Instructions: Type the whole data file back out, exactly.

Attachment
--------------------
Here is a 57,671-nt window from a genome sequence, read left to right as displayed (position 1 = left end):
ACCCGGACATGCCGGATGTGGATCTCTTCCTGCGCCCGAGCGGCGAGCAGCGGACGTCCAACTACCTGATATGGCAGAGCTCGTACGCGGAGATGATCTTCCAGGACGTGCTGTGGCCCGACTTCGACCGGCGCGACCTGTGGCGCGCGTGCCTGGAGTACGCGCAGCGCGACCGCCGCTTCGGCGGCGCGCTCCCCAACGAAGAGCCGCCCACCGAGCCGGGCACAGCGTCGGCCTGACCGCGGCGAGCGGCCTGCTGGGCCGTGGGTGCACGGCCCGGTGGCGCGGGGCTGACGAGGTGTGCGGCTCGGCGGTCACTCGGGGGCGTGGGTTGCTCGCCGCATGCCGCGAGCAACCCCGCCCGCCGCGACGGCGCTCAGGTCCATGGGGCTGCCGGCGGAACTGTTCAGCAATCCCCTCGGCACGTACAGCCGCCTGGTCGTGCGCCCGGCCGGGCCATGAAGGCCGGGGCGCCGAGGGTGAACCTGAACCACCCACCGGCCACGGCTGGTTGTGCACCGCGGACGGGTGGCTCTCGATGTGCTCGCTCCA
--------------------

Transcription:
Here is a 57,671-nt window from a genome sequence, read left to right as displayed (position 1 = left end):
ACCCGGACATGCCGGATGTGGATCTCTTCCTGCGCCCGAGCGGCGAGCAGCGGACGTCCAACTACCTGATATGGCAGAGCTCGTACGCGGAGATGATCTTCCAGGACGTGCTGTGGCCCGACTTCGACCGGCGCGACCTGTGGCGCGCGTGCCTGGAGTACGCGCAGCGCGACCGCCGCTTCGGCGGCGCGCTCCCCAACGAAGAGCCGCCCACCGAGCCGGGCACAGCGTCGGCCTGACCGCGGCGAGCGGCCTGCTGGGCCGTGGGTGCACGGCCCGGTGGCGCGGGGCTGACGAGGTGTGCGGCTCGGCGGTCACTCGGGGGCGTGGGTTGCTCGCCGCATGCCGCGAGCAACCCCGCCCGCCGCGACGGCGCTCAGGTCCATGGGGCTGCCGGCGGAACTGTTCAGCAATCCCCTCGGCACGTACAGCCGCCTGGTCGTGCGCCCGGCCGGGCCATGAAGGCCGGGGCGCCGAGGGTGAACCTGAACCACCCACCGGCCACGGCTGGTTGTGCACCGCGGACGGGTGGCTCTCGATGTGCTCGCTCCA